@kerrimpr Climate change! The pace at which the gov addresses it exemplifies the unscientific approach politicians take to solving problems.— Emily Weber (@anotheremilyw) May 21, 2013
@kerrimpr 25. Liberal. constitution isn't sacred. Our institutions fail us. It's time for a rewrite— Dane Ryan (@danekryan) May 21, 2013
Zach in Minneapolis: Maybe [the parties] are pushing us into this position of seeming cynical because we want something completely different, and that we're disillusioned with the parties. But maybe it's the parties' fault. ... Being a liberal myself, I might be a little bit skewed here, but [the right] has gone so far to the right that there's nothing I can agree with anymore.
@kerrimpr we care more about solving problems than who solves them and more about people than upholding any status quo. Love this segment!— Liz Tunheim Sheets (@LizTunheim) May 21, 2013
@dailycircuit Repub lack of reality & obsession w/religion drives me away. Socially progressive doesnt mean u cant be fiscally conservative— Brandon Hensley (@blhens) May 21, 2013
Michael Roden: I'm 26. Millenials are not forever disillusioned with politics, but we need the baby-boomers to get out the way first. We have taken it upon ourselves to make change outside of politics because the boomers in power have no desire to solve the problems they have caused.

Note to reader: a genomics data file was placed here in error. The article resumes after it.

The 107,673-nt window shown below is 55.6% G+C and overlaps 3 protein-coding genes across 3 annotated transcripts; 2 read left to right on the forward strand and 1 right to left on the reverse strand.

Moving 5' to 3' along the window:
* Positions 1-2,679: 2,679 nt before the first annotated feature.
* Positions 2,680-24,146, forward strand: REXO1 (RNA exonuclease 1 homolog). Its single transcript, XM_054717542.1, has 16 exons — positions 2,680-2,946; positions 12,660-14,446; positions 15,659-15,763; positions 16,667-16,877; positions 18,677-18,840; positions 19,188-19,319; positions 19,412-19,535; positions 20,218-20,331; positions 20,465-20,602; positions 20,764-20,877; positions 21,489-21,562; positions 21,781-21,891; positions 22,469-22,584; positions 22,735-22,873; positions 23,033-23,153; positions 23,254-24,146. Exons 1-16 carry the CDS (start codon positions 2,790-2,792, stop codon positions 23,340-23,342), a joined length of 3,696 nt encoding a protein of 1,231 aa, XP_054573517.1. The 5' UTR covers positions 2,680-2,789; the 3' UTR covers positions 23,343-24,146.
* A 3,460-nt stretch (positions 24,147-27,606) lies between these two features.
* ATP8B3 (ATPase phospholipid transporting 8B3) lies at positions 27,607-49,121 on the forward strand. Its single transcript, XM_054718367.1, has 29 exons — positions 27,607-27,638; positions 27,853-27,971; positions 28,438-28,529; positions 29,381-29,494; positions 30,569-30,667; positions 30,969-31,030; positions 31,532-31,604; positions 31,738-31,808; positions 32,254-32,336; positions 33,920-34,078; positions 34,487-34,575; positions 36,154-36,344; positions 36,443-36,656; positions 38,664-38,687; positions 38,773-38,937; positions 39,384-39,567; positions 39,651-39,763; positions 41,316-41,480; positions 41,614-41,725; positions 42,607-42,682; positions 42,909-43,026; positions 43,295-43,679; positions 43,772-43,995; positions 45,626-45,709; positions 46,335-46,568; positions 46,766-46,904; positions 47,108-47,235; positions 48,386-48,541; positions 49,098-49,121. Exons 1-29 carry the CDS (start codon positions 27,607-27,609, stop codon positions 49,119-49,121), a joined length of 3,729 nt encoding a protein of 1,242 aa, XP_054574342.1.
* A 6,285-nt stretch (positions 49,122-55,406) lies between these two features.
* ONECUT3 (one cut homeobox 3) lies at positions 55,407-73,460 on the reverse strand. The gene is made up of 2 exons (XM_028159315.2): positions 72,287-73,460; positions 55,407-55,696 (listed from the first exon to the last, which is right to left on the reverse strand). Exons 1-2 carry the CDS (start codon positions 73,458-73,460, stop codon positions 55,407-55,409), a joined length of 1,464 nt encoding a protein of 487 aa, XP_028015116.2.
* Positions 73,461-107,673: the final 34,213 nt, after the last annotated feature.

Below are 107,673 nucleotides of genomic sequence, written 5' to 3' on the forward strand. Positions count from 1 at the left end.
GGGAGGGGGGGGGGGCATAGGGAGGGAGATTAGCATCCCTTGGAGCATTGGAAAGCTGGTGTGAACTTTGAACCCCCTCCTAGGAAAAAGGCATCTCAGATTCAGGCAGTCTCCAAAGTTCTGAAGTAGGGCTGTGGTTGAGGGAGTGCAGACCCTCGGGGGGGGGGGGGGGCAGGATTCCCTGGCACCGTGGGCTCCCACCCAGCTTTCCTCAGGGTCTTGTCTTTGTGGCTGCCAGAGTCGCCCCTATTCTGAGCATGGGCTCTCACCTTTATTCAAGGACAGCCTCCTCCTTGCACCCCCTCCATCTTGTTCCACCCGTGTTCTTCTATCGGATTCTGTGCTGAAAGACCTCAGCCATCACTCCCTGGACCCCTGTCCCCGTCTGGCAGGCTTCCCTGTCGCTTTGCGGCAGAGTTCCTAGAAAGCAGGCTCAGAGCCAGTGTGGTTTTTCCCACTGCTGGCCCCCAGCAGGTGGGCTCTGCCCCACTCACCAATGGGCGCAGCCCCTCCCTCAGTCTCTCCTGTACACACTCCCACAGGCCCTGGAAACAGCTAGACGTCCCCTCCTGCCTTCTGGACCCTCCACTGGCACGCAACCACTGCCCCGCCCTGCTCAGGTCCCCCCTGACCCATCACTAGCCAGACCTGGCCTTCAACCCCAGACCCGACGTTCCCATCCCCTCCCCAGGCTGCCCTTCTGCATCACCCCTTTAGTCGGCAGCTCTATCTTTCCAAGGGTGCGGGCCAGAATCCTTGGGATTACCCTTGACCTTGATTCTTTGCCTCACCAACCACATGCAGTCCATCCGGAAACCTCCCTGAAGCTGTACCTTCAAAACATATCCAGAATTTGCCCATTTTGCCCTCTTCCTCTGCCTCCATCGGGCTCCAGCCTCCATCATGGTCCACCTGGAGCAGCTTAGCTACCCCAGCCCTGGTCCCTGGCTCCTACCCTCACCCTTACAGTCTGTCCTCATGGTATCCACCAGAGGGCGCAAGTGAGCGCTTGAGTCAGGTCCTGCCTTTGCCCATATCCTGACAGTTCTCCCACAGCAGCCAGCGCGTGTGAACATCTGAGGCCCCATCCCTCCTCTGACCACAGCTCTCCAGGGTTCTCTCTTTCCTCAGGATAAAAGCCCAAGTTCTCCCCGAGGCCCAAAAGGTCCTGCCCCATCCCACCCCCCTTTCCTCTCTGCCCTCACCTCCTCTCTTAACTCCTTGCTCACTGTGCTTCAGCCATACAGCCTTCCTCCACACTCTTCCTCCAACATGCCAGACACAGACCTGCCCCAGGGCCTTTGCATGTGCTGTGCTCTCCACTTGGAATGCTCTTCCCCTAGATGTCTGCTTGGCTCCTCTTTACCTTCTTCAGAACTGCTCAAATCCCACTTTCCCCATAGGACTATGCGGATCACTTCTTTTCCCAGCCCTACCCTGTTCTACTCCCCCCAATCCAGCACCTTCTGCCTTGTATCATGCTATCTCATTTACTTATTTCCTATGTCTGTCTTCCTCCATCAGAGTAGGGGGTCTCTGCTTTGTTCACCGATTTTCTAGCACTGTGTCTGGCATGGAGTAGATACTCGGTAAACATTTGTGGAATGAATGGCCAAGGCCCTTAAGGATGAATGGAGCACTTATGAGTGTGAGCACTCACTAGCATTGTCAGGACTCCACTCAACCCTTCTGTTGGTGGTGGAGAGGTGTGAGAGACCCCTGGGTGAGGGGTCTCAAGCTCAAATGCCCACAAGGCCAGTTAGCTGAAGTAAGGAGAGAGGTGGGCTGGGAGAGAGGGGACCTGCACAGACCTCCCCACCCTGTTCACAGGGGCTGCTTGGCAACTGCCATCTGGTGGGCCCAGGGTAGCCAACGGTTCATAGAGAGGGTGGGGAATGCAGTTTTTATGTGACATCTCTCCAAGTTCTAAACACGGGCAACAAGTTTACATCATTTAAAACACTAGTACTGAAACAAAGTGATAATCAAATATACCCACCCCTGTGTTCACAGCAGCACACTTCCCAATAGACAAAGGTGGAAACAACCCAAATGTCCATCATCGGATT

It's all about the issues. The two party system is outdated. We want to focus on what really matters.— Bree Thompson (@breeleethompson) May 21, 2013
Steve in Winona: I'm 28. I consider myself a young conservative. I was a delegate for the GOP this last caucus. But I have a lot of trouble voting for the Republicans because they mix up their religion so much with their politics. A third of people under 30 are nonreligious. It's just a big problem for our demographic, I think, that the Republican Party seems to be God's party.
The president has done more to polarize government than unite. He ran on uniting the country and instead has split it further.— writerguy (@writerguy35) May 21, 2013
An increasingly volatile climate, CRAZY student debt, reduced gov services, etc It's hard NOT to be angry w/ everyone in politics— Kelly Marie Prosen (@KellyMProsen) May 21, 2013
@kerrimpr I see Dems & GOP as orange v. orange. In 08 I wanted to believe O = change, but it hasn't come to fruition. Same political games.— CHRSTN. (@Christin612) May 21, 2013
Kelly Marie Prosen: I don't think we're just frustrated with the President, but with the gigantic global mess we're inheriting.
LEARN MORE ABOUT MILLENNIALS AND THE VOTE:
•The Politics Of The Millennial Generation
"'Democrats clearly have an advantage with millennials, but they can lose it if they can't get the economy moving or are beholden to the same old interest groups that younger people are rejecting,' [David] Gergen, a former top aide to presidents Nixon, Ford, Reagan and Clinton says." (Time)
•Millennials Uncertain Of Loyalty Toward Obama
"If you ask millennials to name the best president of their lifetimes, only 14 percent say Barack Obama. By far the most popular answer to that question is actually former President Bill Clinton." (NPR)
•Six Take-Aways from the Census Bureau's Voting Report
"Youth voter turnout rates also declined from 2008 to 2012, contrary to initial reports based on the national Election Day exit polls, which had shown the youth voter turnout rate holding steady. According to the Census Bureau report, the turnout rate among 18-to 24-year olds fell to 41.2% in 2012 from 48.5% in 2008." (Pew Research Center)